21 February 2013
Preventing the “Dirty Thirties’”
A massive dust storm, which was two miles high and traveled more than two-thousand miles, hit the East Coast while destroying everything in its path. The cloud of dust grew ferocious and strong as time went on continuing to pick up tons of Earth’s surface. It also happened during the United States’ biggest economic depression it has ever seen. The storm lasted for four strong years before settling down to an end starting in the Great Plains: Colorado, Kansas, New Mexico, Oklahoma, and Texas. The Dust Bowl could have been prevented by the right government policies and farming techniques.
According to N.A.S.A, National Aeronautics and Space Administration, the changes in sea surface temperatures had something to do with the drought of the ‘30s. N.A.S.A scientists held a study that found cooler Tropical Pacific Ocean and warmer Tropical Atlantic Ocean Temperatures. These changes in data created huge shifts in large weather patterns that directly affected the Great Plains. The Jet Stream, that runs east to west across U.S, was weakened and went further south into Mexico missing the Great Plains. The lower wind levels of the jet stream stopped blowing rainfall in from the Gulf of Mexico and caused a large drought across the Plains. The Government should put in a law stating that sea temperatures need to be recorded and related to the data of 1930.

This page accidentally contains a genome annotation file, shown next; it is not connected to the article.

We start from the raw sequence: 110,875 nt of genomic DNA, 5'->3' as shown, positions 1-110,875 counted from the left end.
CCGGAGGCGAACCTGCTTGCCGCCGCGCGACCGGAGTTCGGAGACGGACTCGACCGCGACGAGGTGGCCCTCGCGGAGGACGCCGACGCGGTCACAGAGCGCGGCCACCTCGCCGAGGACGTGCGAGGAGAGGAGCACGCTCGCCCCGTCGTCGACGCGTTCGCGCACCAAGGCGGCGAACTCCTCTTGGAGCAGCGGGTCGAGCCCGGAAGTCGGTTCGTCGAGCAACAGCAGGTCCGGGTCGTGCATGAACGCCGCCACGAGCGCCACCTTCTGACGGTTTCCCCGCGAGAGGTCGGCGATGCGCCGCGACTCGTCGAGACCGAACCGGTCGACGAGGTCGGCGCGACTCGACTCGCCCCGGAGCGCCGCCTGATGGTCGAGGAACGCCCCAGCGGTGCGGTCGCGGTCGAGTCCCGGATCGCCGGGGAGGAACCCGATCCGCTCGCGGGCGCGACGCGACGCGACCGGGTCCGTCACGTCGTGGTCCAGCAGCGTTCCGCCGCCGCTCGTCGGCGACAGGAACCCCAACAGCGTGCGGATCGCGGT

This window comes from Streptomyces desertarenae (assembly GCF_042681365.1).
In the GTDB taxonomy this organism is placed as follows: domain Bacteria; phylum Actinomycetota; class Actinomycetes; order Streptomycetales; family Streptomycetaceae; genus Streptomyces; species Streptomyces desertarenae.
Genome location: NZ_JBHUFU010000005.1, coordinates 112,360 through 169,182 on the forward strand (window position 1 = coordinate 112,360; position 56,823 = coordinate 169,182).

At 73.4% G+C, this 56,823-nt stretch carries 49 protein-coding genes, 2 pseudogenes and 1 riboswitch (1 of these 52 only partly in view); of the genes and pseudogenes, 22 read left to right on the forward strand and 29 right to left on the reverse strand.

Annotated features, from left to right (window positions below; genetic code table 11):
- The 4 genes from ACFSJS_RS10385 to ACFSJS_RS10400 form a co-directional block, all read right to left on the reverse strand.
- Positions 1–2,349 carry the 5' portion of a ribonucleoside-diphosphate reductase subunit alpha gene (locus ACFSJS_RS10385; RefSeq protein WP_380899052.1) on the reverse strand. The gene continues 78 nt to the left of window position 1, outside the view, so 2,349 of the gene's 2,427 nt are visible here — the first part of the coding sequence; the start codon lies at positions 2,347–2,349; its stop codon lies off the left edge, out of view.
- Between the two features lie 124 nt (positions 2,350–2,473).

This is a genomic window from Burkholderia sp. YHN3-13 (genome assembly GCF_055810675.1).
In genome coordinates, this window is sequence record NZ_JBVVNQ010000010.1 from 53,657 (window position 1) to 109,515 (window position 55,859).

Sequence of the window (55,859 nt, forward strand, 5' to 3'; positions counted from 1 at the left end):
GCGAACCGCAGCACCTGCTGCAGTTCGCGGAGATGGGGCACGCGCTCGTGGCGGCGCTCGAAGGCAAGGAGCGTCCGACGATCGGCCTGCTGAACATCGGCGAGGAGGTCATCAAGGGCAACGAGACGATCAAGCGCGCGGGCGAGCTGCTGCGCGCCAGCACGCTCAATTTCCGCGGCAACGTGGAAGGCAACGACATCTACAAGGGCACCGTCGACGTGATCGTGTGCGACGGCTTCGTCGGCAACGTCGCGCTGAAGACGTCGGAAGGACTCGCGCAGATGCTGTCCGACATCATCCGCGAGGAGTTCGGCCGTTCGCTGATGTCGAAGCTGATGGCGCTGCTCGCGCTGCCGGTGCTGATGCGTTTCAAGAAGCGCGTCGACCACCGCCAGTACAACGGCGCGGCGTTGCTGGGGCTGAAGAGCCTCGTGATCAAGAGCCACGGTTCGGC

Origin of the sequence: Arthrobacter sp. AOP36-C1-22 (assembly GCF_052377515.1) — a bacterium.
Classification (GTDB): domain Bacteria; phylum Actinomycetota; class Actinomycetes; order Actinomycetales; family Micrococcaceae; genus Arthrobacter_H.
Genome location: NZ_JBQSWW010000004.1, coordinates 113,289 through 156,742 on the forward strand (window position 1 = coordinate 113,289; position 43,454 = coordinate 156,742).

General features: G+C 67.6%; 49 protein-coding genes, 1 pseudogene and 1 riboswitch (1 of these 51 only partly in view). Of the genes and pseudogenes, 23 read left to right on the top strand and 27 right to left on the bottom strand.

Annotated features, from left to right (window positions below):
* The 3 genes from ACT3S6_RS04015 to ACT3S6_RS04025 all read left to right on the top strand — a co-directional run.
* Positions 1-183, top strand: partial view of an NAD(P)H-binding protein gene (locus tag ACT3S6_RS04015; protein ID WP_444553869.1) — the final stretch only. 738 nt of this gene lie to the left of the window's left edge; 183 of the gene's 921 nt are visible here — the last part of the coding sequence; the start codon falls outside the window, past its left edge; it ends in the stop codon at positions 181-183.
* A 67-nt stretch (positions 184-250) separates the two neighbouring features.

Although Jon Beilue states that there are a lot of factors could have been avoided in causing the Dust Bowl. Farming techniques of those in the early ‘30s were not as advanced of those now. The average farmer in the plains would have owned a Mold Board Plow. This plow went anywhere from 4-7 inches in the ground. The plows of those days left 85% of residue on the top of the ground. This was a factor of the ground being torn up too deep and too often. The farmers also did not understand the reasoning of crop rotation. Instead of...